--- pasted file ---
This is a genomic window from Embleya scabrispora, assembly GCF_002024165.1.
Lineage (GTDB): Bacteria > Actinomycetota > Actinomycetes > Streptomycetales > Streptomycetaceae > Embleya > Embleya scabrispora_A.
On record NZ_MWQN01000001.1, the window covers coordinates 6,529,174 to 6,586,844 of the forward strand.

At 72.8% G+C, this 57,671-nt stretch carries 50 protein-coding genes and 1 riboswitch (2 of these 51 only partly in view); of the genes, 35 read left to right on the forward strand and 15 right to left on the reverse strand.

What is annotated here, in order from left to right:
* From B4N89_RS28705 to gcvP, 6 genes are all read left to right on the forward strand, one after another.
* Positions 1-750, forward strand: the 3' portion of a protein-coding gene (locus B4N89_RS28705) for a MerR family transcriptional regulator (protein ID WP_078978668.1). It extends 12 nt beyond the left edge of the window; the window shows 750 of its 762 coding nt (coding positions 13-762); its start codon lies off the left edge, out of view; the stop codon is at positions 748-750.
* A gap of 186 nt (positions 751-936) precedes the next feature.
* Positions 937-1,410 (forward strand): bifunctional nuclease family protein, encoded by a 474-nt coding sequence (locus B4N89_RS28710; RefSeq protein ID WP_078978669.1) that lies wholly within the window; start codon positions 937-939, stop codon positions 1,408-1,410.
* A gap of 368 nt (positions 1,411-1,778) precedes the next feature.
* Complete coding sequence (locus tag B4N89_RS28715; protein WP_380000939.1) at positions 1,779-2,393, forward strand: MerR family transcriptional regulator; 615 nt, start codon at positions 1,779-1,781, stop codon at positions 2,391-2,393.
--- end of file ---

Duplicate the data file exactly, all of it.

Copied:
This is a genomic window from Embleya scabrispora, assembly GCF_002024165.1.
Lineage (GTDB): Bacteria > Actinomycetota > Actinomycetes > Streptomycetales > Streptomycetaceae > Embleya > Embleya scabrispora_A.
On record NZ_MWQN01000001.1, the window covers coordinates 6,529,174 to 6,586,844 of the forward strand.

At 72.8% G+C, this 57,671-nt stretch carries 50 protein-coding genes and 1 riboswitch (2 of these 51 only partly in view); of the genes, 35 read left to right on the forward strand and 15 right to left on the reverse strand.

What is annotated here, in order from left to right:
* From B4N89_RS28705 to gcvP, 6 genes are all read left to right on the forward strand, one after another.
* Positions 1-750, forward strand: the 3' portion of a protein-coding gene (locus B4N89_RS28705) for a MerR family transcriptional regulator (protein ID WP_078978668.1). It extends 12 nt beyond the left edge of the window; the window shows 750 of its 762 coding nt (coding positions 13-762); its start codon lies off the left edge, out of view; the stop codon is at positions 748-750.
* A gap of 186 nt (positions 751-936) precedes the next feature.
* Positions 937-1,410 (forward strand): bifunctional nuclease family protein, encoded by a 474-nt coding sequence (locus B4N89_RS28710; RefSeq protein ID WP_078978669.1) that lies wholly within the window; start codon positions 937-939, stop codon positions 1,408-1,410.
* A gap of 368 nt (positions 1,411-1,778) precedes the next feature.
* Complete coding sequence (locus tag B4N89_RS28715; protein WP_380000939.1) at positions 1,779-2,393, forward strand: MerR family transcriptional regulator; 615 nt, start codon at positions 1,779-1,781, stop codon at positions 2,391-2,393.